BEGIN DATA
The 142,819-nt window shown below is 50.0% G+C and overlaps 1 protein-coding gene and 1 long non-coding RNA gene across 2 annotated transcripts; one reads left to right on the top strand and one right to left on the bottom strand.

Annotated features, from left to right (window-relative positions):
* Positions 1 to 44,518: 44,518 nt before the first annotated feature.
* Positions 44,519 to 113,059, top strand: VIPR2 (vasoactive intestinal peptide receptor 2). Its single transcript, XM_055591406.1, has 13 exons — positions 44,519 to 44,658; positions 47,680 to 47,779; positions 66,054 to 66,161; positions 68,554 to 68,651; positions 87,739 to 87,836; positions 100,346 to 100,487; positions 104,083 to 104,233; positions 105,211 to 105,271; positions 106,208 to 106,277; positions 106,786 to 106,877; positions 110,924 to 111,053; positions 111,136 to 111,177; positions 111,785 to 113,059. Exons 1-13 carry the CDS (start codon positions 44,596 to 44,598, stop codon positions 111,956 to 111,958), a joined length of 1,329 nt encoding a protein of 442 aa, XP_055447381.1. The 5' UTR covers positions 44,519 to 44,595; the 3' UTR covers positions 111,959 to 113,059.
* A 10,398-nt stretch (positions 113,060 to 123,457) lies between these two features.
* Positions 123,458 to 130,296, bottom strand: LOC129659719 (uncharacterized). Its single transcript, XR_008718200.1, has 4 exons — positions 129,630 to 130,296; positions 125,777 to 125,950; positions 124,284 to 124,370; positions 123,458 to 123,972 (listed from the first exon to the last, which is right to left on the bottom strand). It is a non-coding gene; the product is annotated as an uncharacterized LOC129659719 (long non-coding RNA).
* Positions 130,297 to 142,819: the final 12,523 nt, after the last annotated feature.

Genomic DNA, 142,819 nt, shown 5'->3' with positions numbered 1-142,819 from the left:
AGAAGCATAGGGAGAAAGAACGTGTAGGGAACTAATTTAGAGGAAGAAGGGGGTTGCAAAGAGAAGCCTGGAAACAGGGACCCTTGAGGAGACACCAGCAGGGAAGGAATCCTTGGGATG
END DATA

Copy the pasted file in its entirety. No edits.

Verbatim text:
The 142,819-nt window shown below is 50.0% G+C and overlaps 1 protein-coding gene and 1 long non-coding RNA gene across 2 annotated transcripts; one reads left to right on the top strand and one right to left on the bottom strand.

Annotated features, from left to right (window-relative positions):
* Positions 1 to 44,518: 44,518 nt before the first annotated feature.
* Positions 44,519 to 113,059, top strand: VIPR2 (vasoactive intestinal peptide receptor 2). Its single transcript, XM_055591406.1, has 13 exons — positions 44,519 to 44,658; positions 47,680 to 47,779; positions 66,054 to 66,161; positions 68,554 to 68,651; positions 87,739 to 87,836; positions 100,346 to 100,487; positions 104,083 to 104,233; positions 105,211 to 105,271; positions 106,208 to 106,277; positions 106,786 to 106,877; positions 110,924 to 111,053; positions 111,136 to 111,177; positions 111,785 to 113,059. Exons 1-13 carry the CDS (start codon positions 44,596 to 44,598, stop codon positions 111,956 to 111,958), a joined length of 1,329 nt encoding a protein of 442 aa, XP_055447381.1. The 5' UTR covers positions 44,519 to 44,595; the 3' UTR covers positions 111,959 to 113,059.
* A 10,398-nt stretch (positions 113,060 to 123,457) lies between these two features.
* Positions 123,458 to 130,296, bottom strand: LOC129659719 (uncharacterized). Its single transcript, XR_008718200.1, has 4 exons — positions 129,630 to 130,296; positions 125,777 to 125,950; positions 124,284 to 124,370; positions 123,458 to 123,972 (listed from the first exon to the last, which is right to left on the bottom strand). It is a non-coding gene; the product is annotated as an uncharacterized LOC129659719 (long non-coding RNA).
* Positions 130,297 to 142,819: the final 12,523 nt, after the last annotated feature.

Genomic DNA, 142,819 nt, shown 5'->3' with positions numbered 1-142,819 from the left:
AGAAGCATAGGGAGAAAGAACGTGTAGGGAACTAATTTAGAGGAAGAAGGGGGTTGCAAAGAGAAGCCTGGAAACAGGGACCCTTGAGGAGACACCAGCAGGGAAGGAATCCTTGGGATG